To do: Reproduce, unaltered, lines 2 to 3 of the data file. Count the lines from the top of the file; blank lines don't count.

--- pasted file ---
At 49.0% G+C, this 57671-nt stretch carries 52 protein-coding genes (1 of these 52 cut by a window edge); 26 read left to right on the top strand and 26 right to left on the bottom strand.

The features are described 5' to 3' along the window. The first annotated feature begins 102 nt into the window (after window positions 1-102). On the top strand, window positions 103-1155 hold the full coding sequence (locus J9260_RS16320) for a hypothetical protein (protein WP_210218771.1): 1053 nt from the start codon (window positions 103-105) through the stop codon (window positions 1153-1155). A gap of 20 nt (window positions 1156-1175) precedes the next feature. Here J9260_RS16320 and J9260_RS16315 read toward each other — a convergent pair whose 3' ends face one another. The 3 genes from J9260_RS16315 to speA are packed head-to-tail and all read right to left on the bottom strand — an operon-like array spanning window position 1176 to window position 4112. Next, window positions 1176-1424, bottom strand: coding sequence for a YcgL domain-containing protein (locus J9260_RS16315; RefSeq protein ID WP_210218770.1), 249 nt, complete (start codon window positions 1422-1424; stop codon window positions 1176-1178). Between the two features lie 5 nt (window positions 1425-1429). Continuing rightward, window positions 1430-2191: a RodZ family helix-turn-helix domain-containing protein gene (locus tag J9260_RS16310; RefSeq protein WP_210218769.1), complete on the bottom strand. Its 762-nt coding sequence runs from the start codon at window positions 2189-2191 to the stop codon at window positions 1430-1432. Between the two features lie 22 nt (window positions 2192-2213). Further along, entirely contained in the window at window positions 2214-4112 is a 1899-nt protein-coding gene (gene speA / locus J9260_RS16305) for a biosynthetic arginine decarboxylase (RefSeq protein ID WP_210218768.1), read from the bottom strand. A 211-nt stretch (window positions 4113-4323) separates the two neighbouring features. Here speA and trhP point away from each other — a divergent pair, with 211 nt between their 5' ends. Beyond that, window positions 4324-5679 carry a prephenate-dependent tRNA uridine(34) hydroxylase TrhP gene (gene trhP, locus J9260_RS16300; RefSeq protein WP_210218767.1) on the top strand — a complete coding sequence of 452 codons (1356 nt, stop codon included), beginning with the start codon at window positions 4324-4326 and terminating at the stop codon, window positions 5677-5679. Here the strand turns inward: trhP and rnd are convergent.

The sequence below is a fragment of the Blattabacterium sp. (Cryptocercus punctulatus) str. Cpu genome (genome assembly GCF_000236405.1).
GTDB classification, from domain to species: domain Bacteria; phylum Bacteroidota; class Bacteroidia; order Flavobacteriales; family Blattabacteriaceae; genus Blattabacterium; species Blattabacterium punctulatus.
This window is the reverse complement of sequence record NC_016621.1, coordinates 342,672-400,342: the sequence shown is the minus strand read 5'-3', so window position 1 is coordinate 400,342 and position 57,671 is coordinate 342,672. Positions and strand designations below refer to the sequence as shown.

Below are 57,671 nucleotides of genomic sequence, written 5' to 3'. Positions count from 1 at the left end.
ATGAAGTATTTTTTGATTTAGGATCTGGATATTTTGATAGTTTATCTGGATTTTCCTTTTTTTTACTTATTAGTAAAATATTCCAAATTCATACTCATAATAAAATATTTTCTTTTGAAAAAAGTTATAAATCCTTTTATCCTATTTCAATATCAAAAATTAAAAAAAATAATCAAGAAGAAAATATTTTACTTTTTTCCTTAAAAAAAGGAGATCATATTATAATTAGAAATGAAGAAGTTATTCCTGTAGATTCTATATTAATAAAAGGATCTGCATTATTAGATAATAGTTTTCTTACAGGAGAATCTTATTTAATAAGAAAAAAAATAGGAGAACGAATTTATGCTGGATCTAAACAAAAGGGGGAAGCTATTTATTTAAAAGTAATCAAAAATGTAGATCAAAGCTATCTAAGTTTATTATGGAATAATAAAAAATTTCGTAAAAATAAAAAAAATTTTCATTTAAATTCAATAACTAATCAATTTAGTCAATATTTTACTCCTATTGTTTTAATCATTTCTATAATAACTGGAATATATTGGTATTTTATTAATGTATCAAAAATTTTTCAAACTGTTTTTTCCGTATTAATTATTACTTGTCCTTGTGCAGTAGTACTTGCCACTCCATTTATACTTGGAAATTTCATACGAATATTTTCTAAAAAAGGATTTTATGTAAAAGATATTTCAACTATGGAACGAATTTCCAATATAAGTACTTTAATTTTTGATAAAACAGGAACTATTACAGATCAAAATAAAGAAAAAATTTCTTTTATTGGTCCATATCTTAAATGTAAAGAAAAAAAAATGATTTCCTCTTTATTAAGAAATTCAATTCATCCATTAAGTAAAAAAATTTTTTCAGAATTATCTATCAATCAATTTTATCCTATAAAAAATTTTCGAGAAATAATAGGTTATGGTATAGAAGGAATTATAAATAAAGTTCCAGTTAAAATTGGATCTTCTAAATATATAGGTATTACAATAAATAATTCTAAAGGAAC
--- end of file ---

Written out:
The features are described 5' to 3' along the window. The first annotated feature begins 102 nt into the window (after window positions 1-102). On the top strand, window positions 103-1155 hold the full coding sequence (locus J9260_RS16320) for a hypothetical protein (protein WP_210218771.1): 1053 nt from the start codon (window positions 103-105) through the stop codon (window positions 1153-1155). A gap of 20 nt (window positions 1156-1175) precedes the next feature. Here J9260_RS16320 and J9260_RS16315 read toward each other — a convergent pair whose 3' ends face one another. The 3 genes from J9260_RS16315 to speA are packed head-to-tail and all read right to left on the bottom strand — an operon-like array spanning window position 1176 to window position 4112. Next, window positions 1176-1424, bottom strand: coding sequence for a YcgL domain-containing protein (locus J9260_RS16315; RefSeq protein ID WP_210218770.1), 249 nt, complete (start codon window positions 1422-1424; stop codon window positions 1176-1178). Between the two features lie 5 nt (window positions 1425-1429). Continuing rightward, window positions 1430-2191: a RodZ family helix-turn-helix domain-containing protein gene (locus tag J9260_RS16310; RefSeq protein WP_210218769.1), complete on the bottom strand. Its 762-nt coding sequence runs from the start codon at window positions 2189-2191 to the stop codon at window positions 1430-1432. Between the two features lie 22 nt (window positions 2192-2213). Further along, entirely contained in the window at window positions 2214-4112 is a 1899-nt protein-coding gene (gene speA / locus J9260_RS16305) for a biosynthetic arginine decarboxylase (RefSeq protein ID WP_210218768.1), read from the bottom strand. A 211-nt stretch (window positions 4113-4323) separates the two neighbouring features. Here speA and trhP point away from each other — a divergent pair, with 211 nt between their 5' ends. Beyond that, window positions 4324-5679 carry a prephenate-dependent tRNA uridine(34) hydroxylase TrhP gene (gene trhP, locus J9260_RS16300; RefSeq protein WP_210218767.1) on the top strand — a complete coding sequence of 452 codons (1356 nt, stop codon included), beginning with the start codon at window positions 4324-4326 and terminating at the stop codon, window positions 5677-5679. Here the strand turns inward: trhP and rnd are convergent.

The sequence below is a fragment of the Blattabacterium sp. (Cryptocercus punctulatus) str. Cpu genome (genome assembly GCF_000236405.1).